Provided sufficient abdominal skin and fat is present, one or two breasts can be reconstructed from the abdomen. Ideal candidates usually have a body mass index of 25-35 and have had previous pregnancies (ie abdominal skin has been stretched).

Are there any Contraindications?

Morbid obesity (BMI>40), moderate to severe organ disease (ie chronic obstructive lung disease, renal failure, liver failure or ischaemic heart disease) and previous abdominoplasty. It is usually possible to perform the procedure despite previous laparotomies, appendectomies and cesarian sections.

Relative contraindications include advanced age (>75), unstable metastatic disease , severe coagulation disorders, current smoker

How is the surgery performed?

Technical details of the surgery can be found here. Dr Teh worked with the pioneers of the DIEP procedure during his fellowship in Europe. He undertook his first DIEP flap in his first year of consultancy in 2007, and was one of the first surgeons in WA to undertake this procedure. He performed the first bilateral DIEP reconstruction in Western Australia in 2009. Since then he has done several hundred flap reconstructions of the breast and is one of the most experienced surgeons of this procedure in WA.

 

Are there any Alternatives?

If you prefer to use your own tissues, other areas of the body may be suitable as a donor site including the inner and posterior thighs (PAP flap) and upper buttock (SGAP flap) when the abdomen is not suitable.
Implant only reconstructions is a viable alternative as long as the chest wall has not had previous irradiation. This can be combined with a flap such as the latissimus dorsi muscle flap from the back to provide additional soft tissue to cover over and protect the implant where radiation has occurred or is anticipated to be needed following the mastectomy

 

What is the optimal timing for Reconstruction?

The reconstruction is normally best done at the same time as the mastectomy (immediate reconstruction). The aesthetic outcome is nearly always superior to a delayed reconstruction. The only exception is if radiotherapy is required post mastectomy. In this case, it may be better to insert a temporary implant or tissue expander during the mastectomy and then to have the definitive reconstruction with the DIEP flap after the radiotherapy has been completed. The surgery can be performed at earliest 6 weeks following radiotherapy.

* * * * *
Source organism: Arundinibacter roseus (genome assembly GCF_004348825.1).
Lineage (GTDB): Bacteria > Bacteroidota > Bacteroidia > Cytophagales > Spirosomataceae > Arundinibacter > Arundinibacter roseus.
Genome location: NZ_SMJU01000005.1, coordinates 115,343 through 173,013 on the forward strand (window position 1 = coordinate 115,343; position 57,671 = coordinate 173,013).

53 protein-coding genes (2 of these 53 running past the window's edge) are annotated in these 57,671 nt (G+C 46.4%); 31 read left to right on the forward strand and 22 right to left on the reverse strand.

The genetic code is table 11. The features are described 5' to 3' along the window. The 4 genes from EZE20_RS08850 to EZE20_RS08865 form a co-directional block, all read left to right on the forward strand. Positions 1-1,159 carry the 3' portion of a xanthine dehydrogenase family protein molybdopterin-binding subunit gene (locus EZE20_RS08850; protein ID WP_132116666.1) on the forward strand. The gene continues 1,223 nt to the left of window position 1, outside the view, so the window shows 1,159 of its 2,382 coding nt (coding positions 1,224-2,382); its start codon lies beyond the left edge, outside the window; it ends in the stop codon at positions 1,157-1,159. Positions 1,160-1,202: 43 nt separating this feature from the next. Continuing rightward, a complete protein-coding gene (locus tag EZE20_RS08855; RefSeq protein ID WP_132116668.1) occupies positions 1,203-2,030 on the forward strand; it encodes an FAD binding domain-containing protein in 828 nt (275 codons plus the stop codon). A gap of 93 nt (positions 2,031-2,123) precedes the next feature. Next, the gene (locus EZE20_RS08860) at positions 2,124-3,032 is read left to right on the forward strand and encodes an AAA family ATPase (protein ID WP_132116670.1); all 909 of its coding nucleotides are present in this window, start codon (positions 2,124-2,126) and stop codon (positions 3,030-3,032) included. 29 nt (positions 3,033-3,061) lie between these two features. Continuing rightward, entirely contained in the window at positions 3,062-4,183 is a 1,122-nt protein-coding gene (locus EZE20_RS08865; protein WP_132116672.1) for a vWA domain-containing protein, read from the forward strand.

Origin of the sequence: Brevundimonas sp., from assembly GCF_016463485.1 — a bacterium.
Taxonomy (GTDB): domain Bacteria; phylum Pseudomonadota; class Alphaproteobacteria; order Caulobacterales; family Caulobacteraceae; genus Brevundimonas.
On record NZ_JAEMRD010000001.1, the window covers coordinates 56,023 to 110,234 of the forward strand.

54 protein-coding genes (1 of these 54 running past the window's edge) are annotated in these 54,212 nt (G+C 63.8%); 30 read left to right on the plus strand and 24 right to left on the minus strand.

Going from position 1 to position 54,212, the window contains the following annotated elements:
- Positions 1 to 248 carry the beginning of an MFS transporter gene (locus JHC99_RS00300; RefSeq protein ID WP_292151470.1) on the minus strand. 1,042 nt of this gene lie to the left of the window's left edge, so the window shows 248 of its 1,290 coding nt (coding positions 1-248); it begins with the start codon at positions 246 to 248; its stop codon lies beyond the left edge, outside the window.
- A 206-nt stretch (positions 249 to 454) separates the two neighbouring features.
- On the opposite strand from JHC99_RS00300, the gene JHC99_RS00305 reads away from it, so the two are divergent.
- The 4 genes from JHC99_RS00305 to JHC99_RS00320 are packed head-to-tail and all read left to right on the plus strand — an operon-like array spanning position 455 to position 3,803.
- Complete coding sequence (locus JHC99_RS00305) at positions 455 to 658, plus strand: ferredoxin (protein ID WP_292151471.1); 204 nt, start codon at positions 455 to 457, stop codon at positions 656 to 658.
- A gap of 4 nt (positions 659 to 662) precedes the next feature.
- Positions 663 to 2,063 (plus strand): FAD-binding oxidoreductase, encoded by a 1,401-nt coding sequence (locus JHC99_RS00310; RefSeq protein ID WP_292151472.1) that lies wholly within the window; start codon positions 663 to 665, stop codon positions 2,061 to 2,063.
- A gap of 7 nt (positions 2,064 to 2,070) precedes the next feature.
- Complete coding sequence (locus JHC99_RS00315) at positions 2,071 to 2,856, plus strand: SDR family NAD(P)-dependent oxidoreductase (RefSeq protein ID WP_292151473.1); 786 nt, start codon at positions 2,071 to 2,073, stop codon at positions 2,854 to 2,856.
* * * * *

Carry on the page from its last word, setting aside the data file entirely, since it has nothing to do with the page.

Where can the procedure be performed?

Dr Teh performs breast reconstructions in private and in his public session at Sir Charles Gairdner Hospital. While there are no fees associated with surgery in the public, there are surgical gaps involved with having the surgery in private. Do contact his rooms to discuss these fees.

How long is the operation and how long do I stay in hospital?

Single sided reconstructions generally take about 4-6 hours. With bilateral (double sided) reconstructions, a second plastic surgeon is engaged in order to help reduce operative time. Operating alone would take him over 16 hours to complete the procedure. This time can be reduced to an average of 9 hours with 2 surgeons. Reducing operative time has the huge benefit of reducing bleeding and the need for transfusions in addition to a reduced risk of perioperative complications resulting from the prolonged anaesthetic.

Most patients will be bed-ridden for the first 48 hours in a warm single room. On the third day post surgery, you will generally be helped up by the nurses to begin to mobilise. The majority of patients are discharged by Day 7 post surgery.